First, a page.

Panisse Recipe: Chickpeas & Citrus Aioli

chickpea panisse recipe with citrus aioli

This Panisse recipe creates the most delicious chickpea fries, popular in southern France. They’re crispy on the outside and creamy in the center. Flavor-wise, they’re fairly average, so I like to spike them with black garlic, which is slowly fermented garlic with deep, earthy, caramel-y, almost-sweet, pungent flavors. Look for black garlic in gourmet stores or online. It keeps forever. You’ll find yourself using it on pizza, in pasta…anywhere you need some oomph. If you can’t find it, use roasted garlic paste. Serve them up with zesty citrus aioli and watch them disappear!


  • 2 tbsp everyday olive oil
  • ¼ yellow onion, diced
  • 1 tbsp garlic, mashed into a paste or zested
  • 3 cups (750ml) vegetable stock
  • 1 cup (250ml) non-dairy milk, unsweetened
  • 1½ tsp sea salt
  • ¼ tsp black pepper
  • 2¼ cups (280g) chickpea flour
  • peanut oil or vegetable oil, for shallow frying
  • coarse sea salt, for garnish
  • citrus aioli, for dipping (recipe below)
  • ⅓ cup (5 tbsp) plant-based mayonnaise
  • 1 tbsp green onion, minced
  • ¼ cup (60ml) fresh-squeezed orange juice
  • ¼ tsp sea salt
  • ¼ tsp rosemary (optional)
  • freshly ground black pepper
*OPTIONS: Instead of making finger-shaped Panisse, use a cookie cutter to cut out rounds or other shapes; top the fried rounds with the aioli (and herbs or minced vegetables if you like) and serve as canapés.



  1. Coat a 9-inch square baking pan with olive oil and line with parchment paper. Heat the 1 tablespoon oil in a small saucepan over medium-high heat. Add the shallots, cut the heat to medium, and sauté until golden, about 2 minutes. Whisk in the Garlic, then the stock and milk. Continue to cook, whisking, until the garlic is evenly distributed.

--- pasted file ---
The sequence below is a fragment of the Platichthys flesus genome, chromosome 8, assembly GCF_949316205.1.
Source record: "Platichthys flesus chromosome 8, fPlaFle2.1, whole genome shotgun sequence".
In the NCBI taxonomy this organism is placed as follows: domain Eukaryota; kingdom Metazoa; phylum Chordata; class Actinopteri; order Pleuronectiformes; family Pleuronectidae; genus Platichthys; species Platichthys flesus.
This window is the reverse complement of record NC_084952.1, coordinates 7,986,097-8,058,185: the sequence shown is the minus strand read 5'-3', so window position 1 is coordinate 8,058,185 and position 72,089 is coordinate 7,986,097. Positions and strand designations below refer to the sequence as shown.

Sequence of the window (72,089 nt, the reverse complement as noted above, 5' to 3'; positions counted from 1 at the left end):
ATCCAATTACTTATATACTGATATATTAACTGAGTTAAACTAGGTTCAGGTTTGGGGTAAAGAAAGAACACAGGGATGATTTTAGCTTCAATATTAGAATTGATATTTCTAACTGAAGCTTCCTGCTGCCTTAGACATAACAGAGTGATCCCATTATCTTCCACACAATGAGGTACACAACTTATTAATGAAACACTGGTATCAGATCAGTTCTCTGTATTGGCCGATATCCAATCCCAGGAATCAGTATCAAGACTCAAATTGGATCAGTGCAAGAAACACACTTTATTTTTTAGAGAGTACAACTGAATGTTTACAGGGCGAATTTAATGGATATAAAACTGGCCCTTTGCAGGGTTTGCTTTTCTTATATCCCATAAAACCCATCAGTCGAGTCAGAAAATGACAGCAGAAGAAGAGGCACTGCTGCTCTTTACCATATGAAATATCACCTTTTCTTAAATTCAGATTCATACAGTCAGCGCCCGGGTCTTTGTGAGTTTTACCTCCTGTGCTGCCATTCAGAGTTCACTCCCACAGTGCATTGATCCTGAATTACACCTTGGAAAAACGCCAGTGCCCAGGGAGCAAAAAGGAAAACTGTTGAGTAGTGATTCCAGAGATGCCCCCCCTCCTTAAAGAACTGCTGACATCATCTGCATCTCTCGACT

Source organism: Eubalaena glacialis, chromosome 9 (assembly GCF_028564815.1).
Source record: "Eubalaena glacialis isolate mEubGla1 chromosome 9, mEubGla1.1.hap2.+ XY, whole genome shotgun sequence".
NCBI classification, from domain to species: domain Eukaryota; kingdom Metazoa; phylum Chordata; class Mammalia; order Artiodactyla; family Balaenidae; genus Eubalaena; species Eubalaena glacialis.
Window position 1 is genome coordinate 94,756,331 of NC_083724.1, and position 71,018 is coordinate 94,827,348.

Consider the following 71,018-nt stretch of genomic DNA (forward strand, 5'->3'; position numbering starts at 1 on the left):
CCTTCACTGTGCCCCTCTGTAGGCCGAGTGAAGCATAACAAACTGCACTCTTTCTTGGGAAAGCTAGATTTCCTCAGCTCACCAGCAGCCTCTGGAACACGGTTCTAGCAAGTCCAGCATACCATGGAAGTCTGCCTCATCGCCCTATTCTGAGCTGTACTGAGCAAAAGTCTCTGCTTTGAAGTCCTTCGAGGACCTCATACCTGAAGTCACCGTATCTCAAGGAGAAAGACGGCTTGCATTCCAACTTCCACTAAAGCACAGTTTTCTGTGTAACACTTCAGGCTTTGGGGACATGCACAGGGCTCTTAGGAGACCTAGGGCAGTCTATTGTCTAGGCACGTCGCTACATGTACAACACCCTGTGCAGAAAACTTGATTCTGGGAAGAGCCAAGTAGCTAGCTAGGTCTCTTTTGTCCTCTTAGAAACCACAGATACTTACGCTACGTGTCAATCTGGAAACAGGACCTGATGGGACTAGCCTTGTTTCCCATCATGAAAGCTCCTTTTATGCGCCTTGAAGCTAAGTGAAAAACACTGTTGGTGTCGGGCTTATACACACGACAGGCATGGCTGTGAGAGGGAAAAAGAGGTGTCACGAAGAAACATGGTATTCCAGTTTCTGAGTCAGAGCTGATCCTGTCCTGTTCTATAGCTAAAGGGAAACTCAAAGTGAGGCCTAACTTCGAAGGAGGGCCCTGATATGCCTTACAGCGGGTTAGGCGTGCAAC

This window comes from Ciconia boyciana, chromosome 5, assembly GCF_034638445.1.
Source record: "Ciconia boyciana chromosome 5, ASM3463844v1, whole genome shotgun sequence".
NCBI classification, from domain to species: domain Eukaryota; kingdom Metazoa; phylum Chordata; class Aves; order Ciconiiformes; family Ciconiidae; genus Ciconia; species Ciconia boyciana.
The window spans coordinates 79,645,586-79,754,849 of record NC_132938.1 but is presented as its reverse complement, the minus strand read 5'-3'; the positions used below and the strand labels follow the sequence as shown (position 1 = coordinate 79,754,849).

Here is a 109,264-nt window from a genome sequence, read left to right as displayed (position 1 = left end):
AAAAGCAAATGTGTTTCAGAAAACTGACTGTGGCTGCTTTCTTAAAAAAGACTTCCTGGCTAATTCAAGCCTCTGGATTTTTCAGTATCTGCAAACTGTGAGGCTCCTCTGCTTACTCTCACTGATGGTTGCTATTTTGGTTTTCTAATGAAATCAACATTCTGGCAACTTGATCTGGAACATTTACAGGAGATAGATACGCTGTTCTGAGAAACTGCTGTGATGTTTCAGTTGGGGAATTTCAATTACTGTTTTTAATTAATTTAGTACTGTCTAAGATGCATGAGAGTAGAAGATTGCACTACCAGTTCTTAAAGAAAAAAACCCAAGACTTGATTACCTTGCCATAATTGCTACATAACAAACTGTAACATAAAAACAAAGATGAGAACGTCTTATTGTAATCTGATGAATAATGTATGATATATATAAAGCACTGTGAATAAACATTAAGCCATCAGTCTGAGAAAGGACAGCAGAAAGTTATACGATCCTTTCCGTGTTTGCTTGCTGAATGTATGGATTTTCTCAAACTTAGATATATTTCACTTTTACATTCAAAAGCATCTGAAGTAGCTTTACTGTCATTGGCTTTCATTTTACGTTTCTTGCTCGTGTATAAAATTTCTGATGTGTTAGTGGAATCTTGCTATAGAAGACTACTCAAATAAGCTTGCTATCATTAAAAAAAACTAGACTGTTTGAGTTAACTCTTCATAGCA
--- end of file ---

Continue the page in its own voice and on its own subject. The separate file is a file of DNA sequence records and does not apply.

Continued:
2. Bring the mixture to a simmer and whisk in the salt and pepper. Gradually whisk in the chickpea flour until it’s fully incorporated with no lumps. Use a wooden spoon to continue stirring, and cook until the mixture thickens and bubbles 5 to 8 minutes. It should be somewhat thick but still pourable. If it becomes too stiff to stir, whisk in a little more milk or stock.
  3. Quickly pour the mixture into the pan, spreading it to the edges and smoothing the top. Let stand until set, at least 20 minutes. Or cool, cover, and refrigerate for up to 2 days. (This is a good time to make the aioli.)
  4. To cut and cook the Panisse, invert the pan onto a cutting board, remove the parchment, and cut the square into fingers the size of large French fries, about 3 inches long and ¾ inch wide.
  5. Heat a thin layer of oil in a large cast-iron pan over medium-high heat. Add a single layer of Panisse without crowding and cook until lightly browned, 3 to 4 minutes per side. Remove to paper towels and immediately sprinkle with flake salt. Continue cooking the Panisse with fresh oil as needed.
  6. Stack the Panisse on a plate. Serve with the aioli for dipping.



  1. Mix everything together in a small bowl. The aioli will thin out as it sits, which is fine. You want the consistency to be more like a creamy dipping sauce and less like a stiff mayonnaise.
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